conferred the sum which is now dispensed, the famine which then prevailed having lessened the resources of the state. If the pensions were formerly triple in amount to what they are at present, the generosity of the emperor can by this fact be easily seen.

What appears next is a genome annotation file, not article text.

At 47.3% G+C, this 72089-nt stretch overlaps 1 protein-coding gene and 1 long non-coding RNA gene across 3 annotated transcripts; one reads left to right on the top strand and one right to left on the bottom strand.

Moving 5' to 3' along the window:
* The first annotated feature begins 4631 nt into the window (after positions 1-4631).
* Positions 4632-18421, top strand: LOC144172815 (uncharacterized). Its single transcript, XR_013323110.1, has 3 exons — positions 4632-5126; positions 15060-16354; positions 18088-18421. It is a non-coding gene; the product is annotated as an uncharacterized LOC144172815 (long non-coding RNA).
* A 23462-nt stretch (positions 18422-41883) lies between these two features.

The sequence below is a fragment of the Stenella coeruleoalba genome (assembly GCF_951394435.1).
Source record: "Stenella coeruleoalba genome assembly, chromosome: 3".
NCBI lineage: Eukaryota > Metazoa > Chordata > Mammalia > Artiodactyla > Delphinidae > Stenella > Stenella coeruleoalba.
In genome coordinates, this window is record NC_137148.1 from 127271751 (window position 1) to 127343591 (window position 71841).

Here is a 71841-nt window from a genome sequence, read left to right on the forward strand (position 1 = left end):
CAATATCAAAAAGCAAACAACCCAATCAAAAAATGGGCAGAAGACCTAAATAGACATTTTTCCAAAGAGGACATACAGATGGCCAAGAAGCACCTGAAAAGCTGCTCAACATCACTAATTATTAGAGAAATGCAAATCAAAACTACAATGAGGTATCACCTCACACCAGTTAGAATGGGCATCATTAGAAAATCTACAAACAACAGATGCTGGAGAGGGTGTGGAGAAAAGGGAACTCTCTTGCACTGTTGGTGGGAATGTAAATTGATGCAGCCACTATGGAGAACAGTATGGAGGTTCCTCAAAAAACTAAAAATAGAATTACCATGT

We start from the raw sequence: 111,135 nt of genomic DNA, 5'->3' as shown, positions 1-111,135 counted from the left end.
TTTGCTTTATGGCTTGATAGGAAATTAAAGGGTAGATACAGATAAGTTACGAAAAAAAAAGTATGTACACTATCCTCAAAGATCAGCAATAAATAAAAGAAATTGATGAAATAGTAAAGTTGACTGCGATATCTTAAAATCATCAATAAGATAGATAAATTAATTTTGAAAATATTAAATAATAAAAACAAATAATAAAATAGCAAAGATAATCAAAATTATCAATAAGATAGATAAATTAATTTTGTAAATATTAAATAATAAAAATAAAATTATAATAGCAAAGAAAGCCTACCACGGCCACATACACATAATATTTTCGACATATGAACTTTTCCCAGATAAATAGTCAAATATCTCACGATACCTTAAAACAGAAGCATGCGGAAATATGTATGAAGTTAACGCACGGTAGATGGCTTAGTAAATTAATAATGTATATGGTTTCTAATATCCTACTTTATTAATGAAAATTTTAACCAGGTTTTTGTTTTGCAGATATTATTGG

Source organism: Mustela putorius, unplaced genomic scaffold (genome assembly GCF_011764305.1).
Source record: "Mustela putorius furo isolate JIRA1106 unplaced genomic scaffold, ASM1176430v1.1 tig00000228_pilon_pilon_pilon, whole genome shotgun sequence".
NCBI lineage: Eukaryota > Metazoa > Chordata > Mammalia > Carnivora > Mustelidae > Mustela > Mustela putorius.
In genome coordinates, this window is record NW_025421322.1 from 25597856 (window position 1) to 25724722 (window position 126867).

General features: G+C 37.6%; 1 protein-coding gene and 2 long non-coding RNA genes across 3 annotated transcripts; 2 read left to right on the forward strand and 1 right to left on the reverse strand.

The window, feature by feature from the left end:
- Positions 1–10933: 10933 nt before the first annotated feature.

I do not account it right to pass over the following circumstance in silence. Some quarrelsome individuals wrote accusations against certain bishops, and presented their indictments to the emperor. This occurring before the establishment of concord, he received the lists, formed them into a packet which he sealed with his ring, and ordered them to be kept safely. After the reconciliation had been effected, he brought out these writings, and burnt them in their presence, at the same time declaring upon oath that he had not read a word of them. He said that the crimes of priests ought not to be made known to the multitude, lest they should become an occasion of offence, and lead them to sin without fear. It is reported also that he added that if he were to detect a bishop in the very act of committing adultery, he would throw his imperial robe over the unlawful deed, lest any should witness the scene, and be thereby injured. Thus did he admonish all the priests, as well as confer honours upon them, and then exhorted them to return each to his own flock.